• Create a basic financial plan assuming *realistic* revenue growth and try to target 24 months (or as close to it as you can get) of runway. Maximizing your runway implies how much burn you need to cut to get there, which is normally going to be 20%+.
  • Decide whether you are happy with the team’s performance or whether performance issues are part of what got you into the current circumstances. It’s normal that issues have stacked up over time and, when you come to the point of requiring a reset, you have some performance debt among other things.
  • If you have performance issues to deal with, conduct the evaluation to determine who to lay off for performance reasons. Then I would conduct the operating expense reduction, and only then finally look at what target burn reduction is left over that requires further layoffs purely based on reducing burn. Even if you make all the cuts at once, it’s important for management to separate these matters in their minds in order to plan more efficiently and avoid conflating multiple issues that have stacked up over time leading up to this reset.
  • Once you have outlined the folks you need to let go for performance reasons, look at everything else you can possibly cut besides headcount. This should include any outsourced services and often these should be the first thing on the chopping block. Cut any nice to have or incremental operating expenses or things that people might claim make them more efficient but aren’t necessary right now. It’s very important to distinguish activities you should be investing in with investor capital versus your own profits. There are only a small handful of core existential bets that startups are meant to make with investor capital to prove out their core business, and only then should startups proceed to broaden the horizon. It’s important to dig as deep as you can into operating expenses because every penny that you can’t find in operating expenses is going to have to come from layoffs.
  • Be honest with where you are commercially. Poll next-stage investors to gauge their expectations around traction, and work backwards to determine what your growth expectations should be. Then plan your commercial team resourcing and product roadmap around these targets.
  • After you measure how much you’ve leaned out then you need to decide how much burn to take out of the organization through layoffs. Next let’s look at all the details of planning the layoff.

Veteran founder and investor Pete Flint has a number of great suggestions in his post 39 Moves to Survive and Thrive in a Downturn. Focus especially on the sections on cutting burn, incentivizing top performers with additional grants, and gaining ground.

Planning the layoff

The first rule of planning layoffs is to cut deep.  You never want to end up doing multiple rounds of cuts – you’re just going to annihilate the team’s morale and everyone will be looking for jobs instead of trying to save the ship. Use the burn and runway exercise to make your exact decision, but a general rule of thumb is that 15-20% is going to be the low side, 30%+ is going to be the high side, and if you’ve let things get to the extreme where 50%+ is required, you’re almost creating a totally new company.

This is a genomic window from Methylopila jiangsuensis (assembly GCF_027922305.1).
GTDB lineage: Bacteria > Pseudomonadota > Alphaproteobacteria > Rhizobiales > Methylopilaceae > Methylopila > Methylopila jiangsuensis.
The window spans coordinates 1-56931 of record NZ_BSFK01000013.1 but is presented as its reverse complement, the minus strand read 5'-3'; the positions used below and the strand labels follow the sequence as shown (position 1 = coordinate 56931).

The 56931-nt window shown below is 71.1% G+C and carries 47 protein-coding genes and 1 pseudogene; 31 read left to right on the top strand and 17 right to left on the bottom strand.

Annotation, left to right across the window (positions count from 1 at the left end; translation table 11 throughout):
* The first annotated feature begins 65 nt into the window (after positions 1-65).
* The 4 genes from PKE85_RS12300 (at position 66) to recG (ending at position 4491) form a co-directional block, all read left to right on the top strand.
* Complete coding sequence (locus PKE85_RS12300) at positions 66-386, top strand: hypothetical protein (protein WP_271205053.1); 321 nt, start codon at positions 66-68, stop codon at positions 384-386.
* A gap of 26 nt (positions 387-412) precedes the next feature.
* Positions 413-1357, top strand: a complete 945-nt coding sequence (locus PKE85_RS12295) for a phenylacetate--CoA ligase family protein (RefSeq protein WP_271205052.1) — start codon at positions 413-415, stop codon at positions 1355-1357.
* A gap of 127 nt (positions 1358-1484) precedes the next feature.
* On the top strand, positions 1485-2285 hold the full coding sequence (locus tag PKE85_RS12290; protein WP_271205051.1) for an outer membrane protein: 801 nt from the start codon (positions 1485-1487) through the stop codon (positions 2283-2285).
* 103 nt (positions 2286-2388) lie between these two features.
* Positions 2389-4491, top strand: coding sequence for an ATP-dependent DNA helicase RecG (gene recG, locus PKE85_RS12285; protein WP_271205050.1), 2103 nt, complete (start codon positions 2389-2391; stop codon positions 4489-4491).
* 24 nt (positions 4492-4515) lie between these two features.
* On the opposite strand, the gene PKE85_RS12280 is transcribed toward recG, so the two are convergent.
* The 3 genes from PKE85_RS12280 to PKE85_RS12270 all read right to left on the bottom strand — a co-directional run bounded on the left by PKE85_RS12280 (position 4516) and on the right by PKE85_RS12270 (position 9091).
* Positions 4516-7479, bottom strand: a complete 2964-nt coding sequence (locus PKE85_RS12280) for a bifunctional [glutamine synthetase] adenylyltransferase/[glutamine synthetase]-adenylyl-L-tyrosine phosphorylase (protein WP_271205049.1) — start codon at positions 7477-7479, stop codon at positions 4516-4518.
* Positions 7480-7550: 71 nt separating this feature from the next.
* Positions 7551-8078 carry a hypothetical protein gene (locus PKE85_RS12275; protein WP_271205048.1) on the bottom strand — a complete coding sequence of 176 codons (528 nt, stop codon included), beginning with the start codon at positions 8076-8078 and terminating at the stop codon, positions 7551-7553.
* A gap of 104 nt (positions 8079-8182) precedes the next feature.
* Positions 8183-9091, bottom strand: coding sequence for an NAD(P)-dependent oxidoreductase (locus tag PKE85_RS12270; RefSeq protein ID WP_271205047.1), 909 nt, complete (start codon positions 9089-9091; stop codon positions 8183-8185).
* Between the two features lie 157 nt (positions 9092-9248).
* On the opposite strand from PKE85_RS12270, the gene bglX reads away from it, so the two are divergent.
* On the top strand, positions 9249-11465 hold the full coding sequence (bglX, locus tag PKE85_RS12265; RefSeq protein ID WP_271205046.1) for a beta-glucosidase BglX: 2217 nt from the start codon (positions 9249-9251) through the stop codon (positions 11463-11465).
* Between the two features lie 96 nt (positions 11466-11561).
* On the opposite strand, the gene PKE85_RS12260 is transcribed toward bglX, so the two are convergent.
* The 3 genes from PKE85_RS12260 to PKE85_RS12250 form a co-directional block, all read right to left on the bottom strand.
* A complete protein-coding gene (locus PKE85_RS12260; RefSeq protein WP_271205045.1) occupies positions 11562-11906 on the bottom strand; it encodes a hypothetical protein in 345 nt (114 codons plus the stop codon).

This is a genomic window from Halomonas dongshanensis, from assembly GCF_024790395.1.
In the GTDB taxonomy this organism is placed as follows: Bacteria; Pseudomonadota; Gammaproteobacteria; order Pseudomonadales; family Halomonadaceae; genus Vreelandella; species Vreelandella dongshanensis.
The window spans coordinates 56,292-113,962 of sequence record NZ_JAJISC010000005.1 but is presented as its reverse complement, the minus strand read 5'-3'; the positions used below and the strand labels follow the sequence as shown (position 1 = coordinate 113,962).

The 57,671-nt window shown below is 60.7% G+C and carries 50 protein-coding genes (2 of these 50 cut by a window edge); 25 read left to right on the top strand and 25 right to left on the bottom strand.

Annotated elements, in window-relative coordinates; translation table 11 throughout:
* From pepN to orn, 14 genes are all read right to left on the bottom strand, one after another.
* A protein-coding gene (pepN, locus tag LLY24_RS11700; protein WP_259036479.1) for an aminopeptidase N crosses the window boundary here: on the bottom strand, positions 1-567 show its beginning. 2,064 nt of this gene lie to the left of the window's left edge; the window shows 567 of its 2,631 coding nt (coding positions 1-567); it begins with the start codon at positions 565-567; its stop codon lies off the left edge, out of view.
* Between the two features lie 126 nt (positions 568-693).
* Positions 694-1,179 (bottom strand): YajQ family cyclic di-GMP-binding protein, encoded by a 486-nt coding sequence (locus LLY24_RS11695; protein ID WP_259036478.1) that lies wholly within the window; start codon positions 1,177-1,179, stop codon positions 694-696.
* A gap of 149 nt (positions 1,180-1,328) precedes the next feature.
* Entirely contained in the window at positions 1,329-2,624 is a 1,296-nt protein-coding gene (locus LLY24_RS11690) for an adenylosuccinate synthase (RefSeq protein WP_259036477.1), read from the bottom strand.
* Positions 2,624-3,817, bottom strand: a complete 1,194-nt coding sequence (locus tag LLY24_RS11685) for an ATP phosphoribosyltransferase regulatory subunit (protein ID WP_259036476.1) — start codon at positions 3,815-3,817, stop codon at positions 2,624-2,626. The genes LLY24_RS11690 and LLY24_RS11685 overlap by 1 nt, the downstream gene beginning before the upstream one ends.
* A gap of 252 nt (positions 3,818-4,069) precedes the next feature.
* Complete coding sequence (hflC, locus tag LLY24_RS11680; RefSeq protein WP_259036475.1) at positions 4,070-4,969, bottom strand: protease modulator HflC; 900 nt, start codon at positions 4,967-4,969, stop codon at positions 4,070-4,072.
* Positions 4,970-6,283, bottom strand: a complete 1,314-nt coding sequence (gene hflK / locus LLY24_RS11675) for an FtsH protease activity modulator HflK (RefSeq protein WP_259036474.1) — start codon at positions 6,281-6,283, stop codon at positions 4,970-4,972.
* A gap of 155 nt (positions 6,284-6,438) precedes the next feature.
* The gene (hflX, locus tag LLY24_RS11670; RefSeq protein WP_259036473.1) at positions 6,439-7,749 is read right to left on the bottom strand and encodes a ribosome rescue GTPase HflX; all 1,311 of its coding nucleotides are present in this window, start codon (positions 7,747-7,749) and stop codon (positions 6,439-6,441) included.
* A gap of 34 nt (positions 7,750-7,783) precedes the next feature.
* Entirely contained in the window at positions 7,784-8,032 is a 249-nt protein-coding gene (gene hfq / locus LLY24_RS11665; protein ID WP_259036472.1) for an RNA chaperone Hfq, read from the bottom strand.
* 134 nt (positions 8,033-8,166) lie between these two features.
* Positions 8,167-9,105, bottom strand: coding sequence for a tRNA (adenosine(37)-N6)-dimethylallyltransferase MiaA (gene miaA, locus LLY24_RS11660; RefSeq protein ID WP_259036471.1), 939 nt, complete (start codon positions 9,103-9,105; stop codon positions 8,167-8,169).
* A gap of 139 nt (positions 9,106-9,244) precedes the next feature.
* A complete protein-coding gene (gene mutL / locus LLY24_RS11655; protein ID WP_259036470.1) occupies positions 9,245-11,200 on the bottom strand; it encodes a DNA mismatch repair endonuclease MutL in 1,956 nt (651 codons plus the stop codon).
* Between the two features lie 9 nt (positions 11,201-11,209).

When I moved out to Silicon Valley I joined a high flying startup backed by Sequoia and Matrix. The company grew from 120 to 150 people, and then shrank to ~12 people over 5 rounds of layoffs as the internet bubble imploded. I got laid off in the 3rd round. It would have been better for the company to do one big cut up front and preserve cash than to wait through multiple layoffs and keep burning large sums of money. Repeated layoffs devastated morale at the company. – Elad Gil, Startup Offense and Defense in the Recession

Here’s a sequential process to help decide on layoffs

  • As soon as you become aware you need to revise your financial plan and do a strategic reset, you need to make layoffs part of this plan. You should absolutely not communicate this revised plan to the team and *then* do layoffs. You need to roll out layoffs as part of the plan, and communicate the new plan only to the team that’s staying.
  • Founders and core leadership (execs and people ops / HR) should be involved in the layoff planning process. These leaders should involve managers and key people as required in the process of deciding upon and carrying out the cuts. For example if there are cuts on an engineering team, you probably want key managers and tech leads involved – with the caveat that you need to limit the pool of those involved to those who can manage sensitive HR information.